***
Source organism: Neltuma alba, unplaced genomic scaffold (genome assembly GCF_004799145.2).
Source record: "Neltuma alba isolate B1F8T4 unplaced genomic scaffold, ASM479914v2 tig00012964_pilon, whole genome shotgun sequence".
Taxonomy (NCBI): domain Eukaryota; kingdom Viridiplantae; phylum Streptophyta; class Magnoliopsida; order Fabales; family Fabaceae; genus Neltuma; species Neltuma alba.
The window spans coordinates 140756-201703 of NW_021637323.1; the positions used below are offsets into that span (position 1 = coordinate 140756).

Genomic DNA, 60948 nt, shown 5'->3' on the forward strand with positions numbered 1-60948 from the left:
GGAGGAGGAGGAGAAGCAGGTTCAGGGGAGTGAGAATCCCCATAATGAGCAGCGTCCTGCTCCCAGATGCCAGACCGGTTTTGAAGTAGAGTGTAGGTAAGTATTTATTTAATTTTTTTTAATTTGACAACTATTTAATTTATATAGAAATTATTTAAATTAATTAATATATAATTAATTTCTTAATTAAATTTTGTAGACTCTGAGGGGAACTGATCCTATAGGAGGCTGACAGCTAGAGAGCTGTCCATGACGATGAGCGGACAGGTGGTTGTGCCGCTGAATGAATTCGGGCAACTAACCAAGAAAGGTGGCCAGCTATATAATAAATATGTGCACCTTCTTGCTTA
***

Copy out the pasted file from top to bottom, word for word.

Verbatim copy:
Source organism: Neltuma alba, unplaced genomic scaffold (genome assembly GCF_004799145.2).
Source record: "Neltuma alba isolate B1F8T4 unplaced genomic scaffold, ASM479914v2 tig00012964_pilon, whole genome shotgun sequence".
Taxonomy (NCBI): domain Eukaryota; kingdom Viridiplantae; phylum Streptophyta; class Magnoliopsida; order Fabales; family Fabaceae; genus Neltuma; species Neltuma alba.
The window spans coordinates 140756-201703 of NW_021637323.1; the positions used below are offsets into that span (position 1 = coordinate 140756).

Genomic DNA, 60948 nt, shown 5'->3' on the forward strand with positions numbered 1-60948 from the left:
GGAGGAGGAGGAGAAGCAGGTTCAGGGGAGTGAGAATCCCCATAATGAGCAGCGTCCTGCTCCCAGATGCCAGACCGGTTTTGAAGTAGAGTGTAGGTAAGTATTTATTTAATTTTTTTTAATTTGACAACTATTTAATTTATATAGAAATTATTTAAATTAATTAATATATAATTAATTTCTTAATTAAATTTTGTAGACTCTGAGGGGAACTGATCCTATAGGAGGCTGACAGCTAGAGAGCTGTCCATGACGATGAGCGGACAGGTGGTTGTGCCGCTGAATGAATTCGGGCAACTAACCAAGAAAGGTGGCCAGCTATATAATAAATATGTGCACCTTCTTGCTTA